Alternate Ways of Gardening Part 1

Too hot, too cold, too wet. I’ve lived and gardened in the heat of Arizona, the iciness of Alaska, and a very wet part of Oregon. I’m also nearly seventy years old and have fibro myalgia that causes joint and muscle pain.
I’ve learned to adapt. Here’s one alternative way to get plants to grow.

Fish totes and plywood boxes: awesome raised ‘beds’


Fish totes are the three-foot-wide plastic containers crabbers and fishermen use to keep their catch. They’re sturdy and have forklift pockets for ease of movement – if you want or have to move them.
My husband drilled drainage holes in the bottom of ours and lined each with a pallet bag to keep the initial fill of soil in them. The bags decompose after a year or so, but that’s long enough for the soil to settle. When I needed more area, my husband built plywood boxes and set them on pallets to get the same versatility. I use a four-in-one garden soil mix from a local sand and gravel company. There’s pit run sand, compost, and a couple of other components. All I know is that it’s great stuff.

From my garden last year

I couldn’t bear to toss the weak tomato (left). It was struggling in its two-gallon pot. The ground was too low for me and hard to dig by mid-summer, so I put it in a new fish tote with a few pepper plants. Deer ate the peppers but forty days later it didn’t matter. The tomato plant had grown over where they had been.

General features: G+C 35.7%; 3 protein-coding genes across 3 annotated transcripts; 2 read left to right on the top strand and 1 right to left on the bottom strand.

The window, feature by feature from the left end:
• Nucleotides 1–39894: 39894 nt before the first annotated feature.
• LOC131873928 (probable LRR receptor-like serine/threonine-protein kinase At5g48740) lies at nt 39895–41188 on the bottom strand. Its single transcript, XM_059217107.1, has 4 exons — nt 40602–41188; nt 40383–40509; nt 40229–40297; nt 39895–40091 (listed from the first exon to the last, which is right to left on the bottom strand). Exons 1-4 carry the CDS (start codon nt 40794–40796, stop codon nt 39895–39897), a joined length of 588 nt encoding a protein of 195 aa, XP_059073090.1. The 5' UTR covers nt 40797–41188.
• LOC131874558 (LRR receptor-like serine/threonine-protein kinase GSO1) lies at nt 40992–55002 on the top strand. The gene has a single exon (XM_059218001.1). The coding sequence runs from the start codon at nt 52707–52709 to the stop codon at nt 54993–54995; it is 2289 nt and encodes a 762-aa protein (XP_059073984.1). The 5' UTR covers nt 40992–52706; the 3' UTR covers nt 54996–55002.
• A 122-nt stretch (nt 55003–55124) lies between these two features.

As the summer sun moved across the sky, what was once the sunny site in the yard was now in the shadow of the garage. No problem. My husband put the forks on the tractor and moved it (and the other containers) into the sun.
I’ve planted tomatoes, cucumbers, peppers, and loads of other plants in these super pots this year. So far, we’ve had a very chilly and wet year: only three days in the seventy-degree range. The extra warmth these ‘raised beds’ get has put my tomatoes way ahead of my neighbors’ plants. It’s not a competition thing. I grow for food. Any extra goes to bless the local food bank where they have a very efficient distribution system.
What tricks do you have for growing in your part of the world? Let me know in the comments section.


After the day is done or when it’s too hot to go outside, read a book! Here are a couple of box sets you might enjoy.
Murder is to Die For: Cozy Mysteries
Cute But Crazy – Quirky Careers
Unforgettable Blessings
Unforgettable Courage


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About Dani Haviland

Dani Haviland, formerly of Connecticut, Arizona, and Alaska, recently semi-retired from selling tractor parts, tools, and roses. She moved to a more temperate climate in western Oregon to pursue her passions: writing, gardening, and photography.  View website

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